Metaprogramming in Ruby



First Step on Ruby Metaprogramming


First Week

Let's start learning Ruby Metaprogramming!

Please refer our accompanying study notes and examples.



Study 0

1st, review the built-in, read-only variable self. Read the following articles:

2nd, review singleton class. Read the following article:

3rd, review the scope of variables. Read the following article:


Study 1

To learn about the following methods read The Book of Ruby, Chapter 20: Dynamic Programming.


Study 2

Read _why's hacking, Seeing Metaclasses Clearly to learn about the following singleton class (metaclass)


Study 3

Read Marc-Andre Cournoyer's blog, Extending your include knowledge of Ruby to learn about the following methods. Also read Ruby-Doc Core API: Module#included and Module#extended


Before Exercises

Watch the following presentation, the Scotland on Rails conference 2009, by Dave Thomas.

The Ruby Object Model


Exercises

Try to do the following exercises. Let's discuss all these exercises in the relevant thread in the First Week Forum.


Watch the video

Watch the Dave Thomas's presentation about Metaprogramming.

MetaProgramming - Extending Ruby for Fun and Profit

Understand these concepts:





Second Week


Well, let's practice how to write a tiny app with Ruby Metaprogramming techniques.

Note: If you have an idea in your mind. Feel free to please show us and try to do that.


Assignment 1

Define class Dog.


Step 1

There are three dogs named Lassie, Fido and Stimpy.
Look at dog_game.rb. Expected output is the following:

"Lassie is dancing"
"Lassie is a smelly doggy!"
"Lassie finds this hilarious!"

"Fido doesn't understand dance"
"Fido is a smelly doggy!"
"Fido doesn't understand laugh"

"Stimpy is dancing"
"Stimpy doesn't understand poo"
"Stimpy doesn't understand laugh"

Create dog.rb stored the class Dog.

Hints:


Step 2

Challenge: Improve a little bit.

Look at dog_game.rb. Expected output is the following:

"Lassie is dancing"
"Lassie is a smelly doggy!"
"Lassie finds this hilarious!"

"Fido doesn't understand dance"
"Fido is smelly."
"Fido doesn't understand laugh"

"Stimpy is dancing"
"Stimpy doesn't understand poo"
"Stimpy doesn't understand laugh"
"Stimpy cried AHHHH"

Let's improve dog.rb.

Hints:



Assignment 2

Look at this simple example.


class Rubyist
  def say!
    puts 'hello'
  end
end

Rubyist.new.say! # => hello

Now suppose you want to wrap logging behavior around say!(). Look at this:


class Rubyist
  def say!
    puts 'hello'
  end

  def say_with_log!
    puts "Calling method..."
    puts "hello"
    puts "...Method called"
  end

  alias_method :say_without_log!, :say!
  alias_method :say!, :say_with_log!
end

Rubyist.new.say!
#=>  Calling method...
#    hello
#    ...Method called

Rubist.new.say_without_log!
# => hello


Now let's put the original definition of class Rubyist in a file, and add a counter:


# rubyist.rb
class Rubyist
  def initialize name
    @name = name
    @count = 0
  end

  def say!
    puts 'hello'
  end
end


You are asked to create two files. The first, 'rubyist_with_count.rb', is required by the following test program ('test_snippet.rb'). The second, 'alias_helper.rb', which is required by 'rubyist_with_count.rb', contains a module that you can use here and in other Ruby programs. You are not to change the file 'rubyist.rb'. Here's the test program and required output.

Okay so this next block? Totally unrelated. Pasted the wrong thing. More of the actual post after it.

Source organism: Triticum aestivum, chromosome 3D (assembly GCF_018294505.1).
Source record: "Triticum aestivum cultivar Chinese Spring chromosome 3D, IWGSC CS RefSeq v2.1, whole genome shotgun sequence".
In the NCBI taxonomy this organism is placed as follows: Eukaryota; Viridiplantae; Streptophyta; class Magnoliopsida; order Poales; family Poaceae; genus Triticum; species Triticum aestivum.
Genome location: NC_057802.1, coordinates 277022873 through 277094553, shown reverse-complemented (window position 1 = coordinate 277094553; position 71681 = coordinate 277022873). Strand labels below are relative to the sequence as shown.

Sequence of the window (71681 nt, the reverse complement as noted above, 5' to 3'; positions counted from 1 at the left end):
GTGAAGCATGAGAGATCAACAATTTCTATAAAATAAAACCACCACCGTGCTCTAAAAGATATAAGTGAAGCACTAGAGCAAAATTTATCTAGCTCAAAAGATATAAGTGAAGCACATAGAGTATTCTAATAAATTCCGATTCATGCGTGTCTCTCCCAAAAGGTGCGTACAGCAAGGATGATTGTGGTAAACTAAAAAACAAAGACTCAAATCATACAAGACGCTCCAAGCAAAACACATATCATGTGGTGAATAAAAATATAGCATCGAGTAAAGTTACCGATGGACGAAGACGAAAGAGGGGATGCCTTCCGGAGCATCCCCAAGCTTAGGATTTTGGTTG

# test_snippet.rb

require 'rubyist'
satish = Rubyist.new('Satish')
3.times{satish.say!}

puts '-' * 20

require 'rubyist_with_count'
5.times{satish.say!}


The expected output is this:

hello
hello
hello
--------------------
Satish(1) says hello
Satish(2) says hello
Satish(3) says hello
hello
hello

The two files you are asked to prepare follow.


rubyist_with_count.rb


# rubyist_with_count.rb

require 'rubyist'
require 'alias_helper'

class Rubyist
  extend RubyLearning::Module

  def say_with_count!

    # You can add your own code here.

  end

  # You can add your own code here.
  #
  # Call alias_helper, like this:
  # alias_helper args do |variables|
  #   bla-bla-bla
  # end

end


alias_helper.rb


# alias_helper.rb

module RubyLearning
  module Module
    def alias_helper(method, characteristic)

      # Write your code here.

      # 1. Your code expects that you have created a method whose name is formed from the two arguments passed to
      #    alias_helper. In most cases, the method should be named '#{method}_with_#{characteristic}'.  For
      #    example, if method = :shake and characteristic = 'vigor', the method should be named 'shake_with_vigor'.
      #    The one exception to this rule is when the method ends with a punctuation mark (i.e., an exclamation mark,
      #    question mark or equal mark).  In that case, the exclamation mark is expected to appear at the end
      #    of the method you've defined.  For example, if method = :shake?, your method should be 'shake_with_vigor?'
      #    (not 'shake?_with_vigor').
      #
      # 2. If a block is passed to alias_helper(), part of the aliased method name and a punctuation mark, if applicable,
      #    can be passed to the block.
      #
      # 3. Alias methods as appropriate.
      #
      # 4. Make sure that, when an alias is used, it has the correct visibility (private, public or protected).

    end
  end
end

Okay, let's discuss your code in the relevant thread in the Second Week Forum. :-D

Note: Assignment 2 was updated by Cary Swoveland. Thanks!


For More Study



Interesting Articles


Recommended Book

I'd like to highly recommend this book. ;-)


Cheat Sheet




2011.09.01 ashbb


P.S.

Thank you for reading this Ruby Metaprogramming learning guide.
If you are curious, join the Ruby Metaprogramming course on RubyLearning. Details are here.
See you! :-D